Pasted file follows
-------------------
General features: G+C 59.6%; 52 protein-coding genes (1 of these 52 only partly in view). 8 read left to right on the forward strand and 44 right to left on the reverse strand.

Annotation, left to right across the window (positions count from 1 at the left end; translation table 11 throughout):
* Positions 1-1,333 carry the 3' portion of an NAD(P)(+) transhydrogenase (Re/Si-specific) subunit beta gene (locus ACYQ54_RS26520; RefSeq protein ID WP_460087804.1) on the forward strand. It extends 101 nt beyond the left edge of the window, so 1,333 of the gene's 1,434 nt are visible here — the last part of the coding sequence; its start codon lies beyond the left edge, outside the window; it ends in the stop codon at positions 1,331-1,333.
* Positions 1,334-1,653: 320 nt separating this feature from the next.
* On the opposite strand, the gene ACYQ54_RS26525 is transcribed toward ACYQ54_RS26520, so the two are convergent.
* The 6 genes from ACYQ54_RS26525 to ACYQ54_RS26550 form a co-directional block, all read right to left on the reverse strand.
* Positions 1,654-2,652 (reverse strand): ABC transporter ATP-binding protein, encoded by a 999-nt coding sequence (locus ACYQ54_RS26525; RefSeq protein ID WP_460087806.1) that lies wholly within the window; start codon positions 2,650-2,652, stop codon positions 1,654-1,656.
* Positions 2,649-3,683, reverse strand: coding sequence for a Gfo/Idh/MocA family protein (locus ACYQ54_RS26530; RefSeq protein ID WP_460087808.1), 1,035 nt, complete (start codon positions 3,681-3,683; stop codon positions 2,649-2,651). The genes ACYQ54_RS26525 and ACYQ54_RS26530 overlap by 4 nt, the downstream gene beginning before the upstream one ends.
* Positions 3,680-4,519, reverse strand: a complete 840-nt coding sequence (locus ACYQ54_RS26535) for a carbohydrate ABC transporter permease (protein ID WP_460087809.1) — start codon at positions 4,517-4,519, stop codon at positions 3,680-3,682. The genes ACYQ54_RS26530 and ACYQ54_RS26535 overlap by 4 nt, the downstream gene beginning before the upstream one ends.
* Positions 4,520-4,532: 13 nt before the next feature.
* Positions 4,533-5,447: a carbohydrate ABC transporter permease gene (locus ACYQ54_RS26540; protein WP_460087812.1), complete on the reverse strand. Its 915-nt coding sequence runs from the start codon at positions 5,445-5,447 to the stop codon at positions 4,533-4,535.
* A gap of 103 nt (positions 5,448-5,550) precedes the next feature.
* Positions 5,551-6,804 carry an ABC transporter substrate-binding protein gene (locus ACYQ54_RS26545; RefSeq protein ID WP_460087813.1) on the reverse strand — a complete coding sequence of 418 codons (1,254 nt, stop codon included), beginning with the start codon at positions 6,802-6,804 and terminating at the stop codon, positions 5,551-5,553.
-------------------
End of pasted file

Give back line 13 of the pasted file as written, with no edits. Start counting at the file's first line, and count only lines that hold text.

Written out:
* Positions 5,551-6,804 carry an ABC transporter substrate-binding protein gene (locus ACYQ54_RS26545; RefSeq protein ID WP_460087813.1) on the reverse strand — a complete coding sequence of 418 codons (1,254 nt, stop codon included), beginning with the start codon at positions 6,802-6,804 and terminating at the stop codon, positions 5,551-5,553.